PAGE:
German Rental Security Law in a nutshell

Many American personnel live off-post in rented quarters. The landlords almost always require payment of a security deposit. Under German law, landlords may ask for a deposit not to exceed three-months’ net rent. However, the tenant has the right to make the rental security deposit payments over a three-month period in three equal monthly shares.

The landlord has to keep the rental security deposit apart from his other assets and has to deposit it with a banking institution at the usual rate of interest for savings deposits with withdrawal notice of three months (§ 551 para. 3 BGB, German Civil Code). The interest drawn by the deposit accrues to the tenant annually and increases the rental security deposit. However, what happens when the bank does not offer any interest but charges a deposit fee, effectively negative interest, and thus reducing the amount paid in rental security?

The answer depends on the market situation, i.e., whether negative interest has become customary. As long as there are banks that do not charge a negative interest, the landlord will have to switch the account to a corresponding bank in order to comply with his statutory obligation to keep the rental security deposit in an interest accruing account.

The purpose of the rental security is to cover the landlord for potential damages if the tenant fails to fulfil his obligations under the lease. Therefore, the landlord has an interest of his own to sustain the amount and to have it increased over time by accruing interest although he merely holds the money in escrow as it still belongs to the tenant. Likewise the tenant does not want to see his money diminished for the tenant is responsible to keep the rental security deposit at the agreed upon amount. If negative interest cannot be avoided, the tenant will be under an obligation to fill up the account to the agreed upon amount of rental security.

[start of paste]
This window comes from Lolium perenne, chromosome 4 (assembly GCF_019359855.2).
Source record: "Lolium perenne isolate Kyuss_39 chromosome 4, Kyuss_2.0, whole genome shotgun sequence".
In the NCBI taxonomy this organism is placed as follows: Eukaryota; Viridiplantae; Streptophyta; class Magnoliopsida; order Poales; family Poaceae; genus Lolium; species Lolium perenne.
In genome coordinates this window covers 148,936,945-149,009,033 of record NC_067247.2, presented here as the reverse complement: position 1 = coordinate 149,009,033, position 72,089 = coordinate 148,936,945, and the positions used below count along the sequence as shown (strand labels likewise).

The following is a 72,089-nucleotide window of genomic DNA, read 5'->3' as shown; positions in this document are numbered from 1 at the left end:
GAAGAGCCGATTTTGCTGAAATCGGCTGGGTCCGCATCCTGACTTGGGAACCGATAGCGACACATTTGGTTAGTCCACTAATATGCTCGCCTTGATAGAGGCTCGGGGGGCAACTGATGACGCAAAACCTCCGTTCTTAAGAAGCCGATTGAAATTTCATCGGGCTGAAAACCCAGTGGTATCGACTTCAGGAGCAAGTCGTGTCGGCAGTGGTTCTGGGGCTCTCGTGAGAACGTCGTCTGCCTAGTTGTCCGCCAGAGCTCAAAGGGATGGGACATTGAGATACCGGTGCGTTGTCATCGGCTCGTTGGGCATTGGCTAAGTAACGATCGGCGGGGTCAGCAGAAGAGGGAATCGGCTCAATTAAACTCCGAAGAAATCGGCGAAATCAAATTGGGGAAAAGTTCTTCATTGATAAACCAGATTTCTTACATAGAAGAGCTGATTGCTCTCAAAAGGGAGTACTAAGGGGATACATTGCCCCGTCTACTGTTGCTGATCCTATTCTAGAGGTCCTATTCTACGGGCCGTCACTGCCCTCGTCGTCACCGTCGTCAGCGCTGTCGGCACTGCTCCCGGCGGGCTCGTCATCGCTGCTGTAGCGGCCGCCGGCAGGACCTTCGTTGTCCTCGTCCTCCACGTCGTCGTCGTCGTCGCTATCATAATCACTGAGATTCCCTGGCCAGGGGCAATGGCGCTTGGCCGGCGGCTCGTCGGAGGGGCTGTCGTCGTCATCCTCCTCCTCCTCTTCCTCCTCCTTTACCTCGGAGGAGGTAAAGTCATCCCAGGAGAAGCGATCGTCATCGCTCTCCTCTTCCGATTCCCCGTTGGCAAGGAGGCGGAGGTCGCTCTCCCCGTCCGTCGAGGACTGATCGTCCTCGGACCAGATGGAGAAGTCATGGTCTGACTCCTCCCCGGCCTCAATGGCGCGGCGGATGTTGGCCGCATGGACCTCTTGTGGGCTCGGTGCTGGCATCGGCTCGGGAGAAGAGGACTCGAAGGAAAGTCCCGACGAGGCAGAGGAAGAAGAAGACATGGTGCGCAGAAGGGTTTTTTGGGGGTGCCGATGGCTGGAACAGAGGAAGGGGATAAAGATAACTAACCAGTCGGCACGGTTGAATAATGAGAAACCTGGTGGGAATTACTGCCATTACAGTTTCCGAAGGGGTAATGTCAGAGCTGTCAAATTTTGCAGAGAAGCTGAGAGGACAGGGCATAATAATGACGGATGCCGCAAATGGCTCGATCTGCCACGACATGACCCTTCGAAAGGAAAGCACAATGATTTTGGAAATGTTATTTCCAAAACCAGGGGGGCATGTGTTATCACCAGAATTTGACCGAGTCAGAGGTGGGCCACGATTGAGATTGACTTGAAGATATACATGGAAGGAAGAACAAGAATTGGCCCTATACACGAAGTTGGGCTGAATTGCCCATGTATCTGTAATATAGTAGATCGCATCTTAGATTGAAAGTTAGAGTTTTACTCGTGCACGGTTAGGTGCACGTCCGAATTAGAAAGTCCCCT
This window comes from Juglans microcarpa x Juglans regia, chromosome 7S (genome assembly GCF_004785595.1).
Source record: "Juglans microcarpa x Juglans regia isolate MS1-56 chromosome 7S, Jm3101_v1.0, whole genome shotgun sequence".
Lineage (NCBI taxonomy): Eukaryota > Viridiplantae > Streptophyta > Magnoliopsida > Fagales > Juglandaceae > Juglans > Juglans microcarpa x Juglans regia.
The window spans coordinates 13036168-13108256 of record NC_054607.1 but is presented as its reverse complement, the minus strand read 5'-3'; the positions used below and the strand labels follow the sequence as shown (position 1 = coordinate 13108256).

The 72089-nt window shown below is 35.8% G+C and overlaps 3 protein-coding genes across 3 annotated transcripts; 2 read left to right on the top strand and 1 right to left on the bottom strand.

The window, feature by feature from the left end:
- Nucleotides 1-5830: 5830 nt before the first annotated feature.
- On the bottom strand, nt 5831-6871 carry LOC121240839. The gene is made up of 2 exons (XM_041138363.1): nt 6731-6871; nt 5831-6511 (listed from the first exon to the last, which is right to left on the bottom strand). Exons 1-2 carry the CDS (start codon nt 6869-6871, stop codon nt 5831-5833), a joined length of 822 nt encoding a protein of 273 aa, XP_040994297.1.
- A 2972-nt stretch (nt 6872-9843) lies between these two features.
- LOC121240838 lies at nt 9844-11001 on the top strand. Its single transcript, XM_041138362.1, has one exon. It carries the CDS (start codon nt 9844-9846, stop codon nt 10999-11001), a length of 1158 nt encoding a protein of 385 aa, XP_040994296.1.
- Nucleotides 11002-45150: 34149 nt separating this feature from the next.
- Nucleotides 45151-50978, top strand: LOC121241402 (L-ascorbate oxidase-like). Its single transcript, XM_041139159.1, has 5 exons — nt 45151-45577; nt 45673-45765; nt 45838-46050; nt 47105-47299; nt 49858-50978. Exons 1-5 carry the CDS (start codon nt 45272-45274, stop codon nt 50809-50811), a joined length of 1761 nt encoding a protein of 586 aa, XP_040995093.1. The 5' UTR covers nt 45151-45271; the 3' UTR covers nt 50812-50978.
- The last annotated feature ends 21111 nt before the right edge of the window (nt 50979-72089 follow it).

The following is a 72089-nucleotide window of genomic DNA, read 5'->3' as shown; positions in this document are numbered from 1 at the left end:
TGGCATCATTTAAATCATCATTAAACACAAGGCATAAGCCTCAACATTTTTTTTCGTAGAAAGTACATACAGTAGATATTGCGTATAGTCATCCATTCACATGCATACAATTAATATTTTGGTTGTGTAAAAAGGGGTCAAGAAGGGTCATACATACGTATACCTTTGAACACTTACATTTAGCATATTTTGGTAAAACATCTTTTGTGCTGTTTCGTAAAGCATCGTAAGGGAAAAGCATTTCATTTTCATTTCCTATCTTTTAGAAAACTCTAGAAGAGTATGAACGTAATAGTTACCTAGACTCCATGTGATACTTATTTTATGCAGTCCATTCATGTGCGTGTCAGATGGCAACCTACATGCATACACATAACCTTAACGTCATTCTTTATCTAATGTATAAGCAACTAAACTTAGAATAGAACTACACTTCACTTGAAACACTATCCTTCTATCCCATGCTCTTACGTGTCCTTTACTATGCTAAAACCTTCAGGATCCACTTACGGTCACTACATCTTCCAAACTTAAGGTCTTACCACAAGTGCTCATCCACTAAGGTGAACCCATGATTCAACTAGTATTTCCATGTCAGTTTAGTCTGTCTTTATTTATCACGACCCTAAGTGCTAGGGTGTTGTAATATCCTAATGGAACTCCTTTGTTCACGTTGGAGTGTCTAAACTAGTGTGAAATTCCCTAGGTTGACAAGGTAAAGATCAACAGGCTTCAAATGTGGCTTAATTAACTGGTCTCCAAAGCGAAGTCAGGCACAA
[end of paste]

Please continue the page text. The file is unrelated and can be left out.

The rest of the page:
The tenant also has to bear the bank charges associated with maintenance and closing the account. To avoid the aforementioned fees and risks, the landlord and the tenant could mutually agree, instead of paying the rental security deposit into an escrow account, to allow the tenant to present a bank guarantee to the landlord.

A tenant is entitled to a return of the deposit only after the premises have been turned back to the landlord. And while the landlord has to be afforded a reasonable period of time for the return the security deposit – usually 6 to 12 months – the moving-out protocol should help to speed up this process and lead to at least a partial repayment of the rental security deposit; interest remains accruing on the portion still withhold. It is recommend putting a clause in the rental agreement specifying the terms of return/settlement.

If the premises have been sold, the new owner/landlord has to pay back the rental security deposit to the tenant, even if the former owner/landlord did not transfer it to him/her. In any case, the former owner remains liable as a secondary debtor if the tenant cannot obtain the rental security deposit from the new owner/landlord.

Finally note, a tenant may not set off the rental security deposit against any rent payments due, unless the landlord agrees to it. An exception applies where the landlord — despite the tenant’s request – fails to demonstrate his compliance with the statutory or contractual rental security rules. Before taking such action, the tenant should obtain legal advice.